Painstaking efforts made to find properties, SC judge observes


A Supreme Court judge observed on Wednesday that a mention of three assets in the reference against Justice Qazi Faez Isa, instead of only one in the original complaint, suggested some surveillance had been done to look for additional properties.

“Abdul Waheed Dogar’s complaint has one property, but the reference initiated later has mentioned three offshore properties which were owned by the family members,” observed Justice Sajjad Ali Shah, adding this showed that surveillance was made for the properties.

The observation came during the hearing of a set of challenges against the filing of the presidential reference against Justice Qazi Faez Isa by a 10-judge full court.

Muneer Malik, counsel for Justice Isa, had contended before the court that the complaint cannot be supplemented by any other authority or even by the President, on whose opinion the reference was filed, though the complainant may add any evidence or information to his complaint.

When Justice Mazhar Alam Miankhel asked about the educational qualification of the complainant, Muneer Malik replied that to him he was just a “two bit proxy.”

The documentary evidence in the original complaint by Dogar was not forthcoming even now, the counsel argued, adding this “led us to presume that it does not exist”.

Had the original complaint filed by Mr Dogar been sent to the President or the Supreme Judicial Council (SJC), both might have thrown it out and consigned it to the dustbin if not supported by evidence, the counsel said.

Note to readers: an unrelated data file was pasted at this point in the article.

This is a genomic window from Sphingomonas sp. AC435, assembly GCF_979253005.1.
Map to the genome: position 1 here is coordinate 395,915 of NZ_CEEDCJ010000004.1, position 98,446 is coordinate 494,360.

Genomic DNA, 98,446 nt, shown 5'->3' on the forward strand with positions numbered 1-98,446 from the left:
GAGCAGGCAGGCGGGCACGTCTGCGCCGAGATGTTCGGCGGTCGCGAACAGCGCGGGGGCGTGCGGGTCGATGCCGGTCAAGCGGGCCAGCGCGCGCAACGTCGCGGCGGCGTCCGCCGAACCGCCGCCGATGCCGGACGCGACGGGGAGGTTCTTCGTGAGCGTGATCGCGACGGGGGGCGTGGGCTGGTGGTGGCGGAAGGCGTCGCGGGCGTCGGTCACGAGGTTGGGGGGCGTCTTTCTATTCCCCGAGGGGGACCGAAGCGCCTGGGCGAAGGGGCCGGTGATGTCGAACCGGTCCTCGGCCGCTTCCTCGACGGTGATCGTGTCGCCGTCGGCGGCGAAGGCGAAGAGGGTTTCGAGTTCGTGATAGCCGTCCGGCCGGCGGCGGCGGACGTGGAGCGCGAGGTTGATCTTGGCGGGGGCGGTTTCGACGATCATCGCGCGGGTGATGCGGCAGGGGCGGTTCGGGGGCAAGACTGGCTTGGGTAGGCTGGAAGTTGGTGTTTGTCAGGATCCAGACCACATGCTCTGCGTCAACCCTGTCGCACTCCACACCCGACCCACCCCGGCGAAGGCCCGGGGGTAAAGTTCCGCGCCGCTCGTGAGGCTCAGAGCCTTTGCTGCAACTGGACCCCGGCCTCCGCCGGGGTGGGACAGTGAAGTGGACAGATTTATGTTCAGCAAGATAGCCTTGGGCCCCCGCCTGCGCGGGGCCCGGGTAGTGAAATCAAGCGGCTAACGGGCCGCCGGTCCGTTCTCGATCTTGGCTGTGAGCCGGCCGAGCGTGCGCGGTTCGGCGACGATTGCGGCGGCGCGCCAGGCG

But the complaint was directly sent to Barrister Mirza Shahzad Akbar, who heads the Asset Recovery Unit (ARU), and finally landed at the President’s desk with a draft of the reference, the counsel argued.

“Most of us would throw it into the dustbin, but the ARU chief considered it serious enough to be taken to the law minister for further discussion,” the Muneer Malik said.

The complaint received so much importance because somehow the law minister and the ARU chairman allegedly knew about the offshore properties in advance, but wanted to create a paper trail.

The ARU chairman met Mr Dogar, who allegedly gave an extracted copy of the search property of one property and the FBR expert found more properties through their wider search.

At this Justice Miankhel asked the counsel about the annexure, but the latter replied that these were not even included in the reference material.

When Ziaul Mustafa of the FBR, who discovered three properties, found the properties through his wider search, he had no idea about the Spanish name of the wife of Justice Isa. The documents were collected on April 23 within one week of the task given by the ARU chairman even without the name.

Justice Munib Akhtar observed it was conceivable that the wife’s name was given to the expert from the complaint of Dogar. But the counsel wondered where it has been written. They did not even know the name of the son of Justice Isa.

“You want to say that they already had the information before the filing of complaint and Dogar was introduced merely to justify the collection of the material,” commented Justice Syed Mansoor Ali Shah.

Justice Umar Ata Bandial, who heads the full court, asked the counsel to explain why mention was made in arguments of “surveillance by intelligence agencies” even though there was no evidence or even allegations of surveillance by intelligence agencies. “Since the information and certain records were accessed in UK, why should they be mentioned in the arguments.” The counsel, however, replied his case was that the reference was initiated against Justice Isa only because of Feb 4 TLP sit-in.

Referring to a query about laws in different countries on covert surveillance, the counsel cited a 2102 judgment in which certain laws of UK, USA, New Zealand, Canada and Norway were available to ensure transparency.


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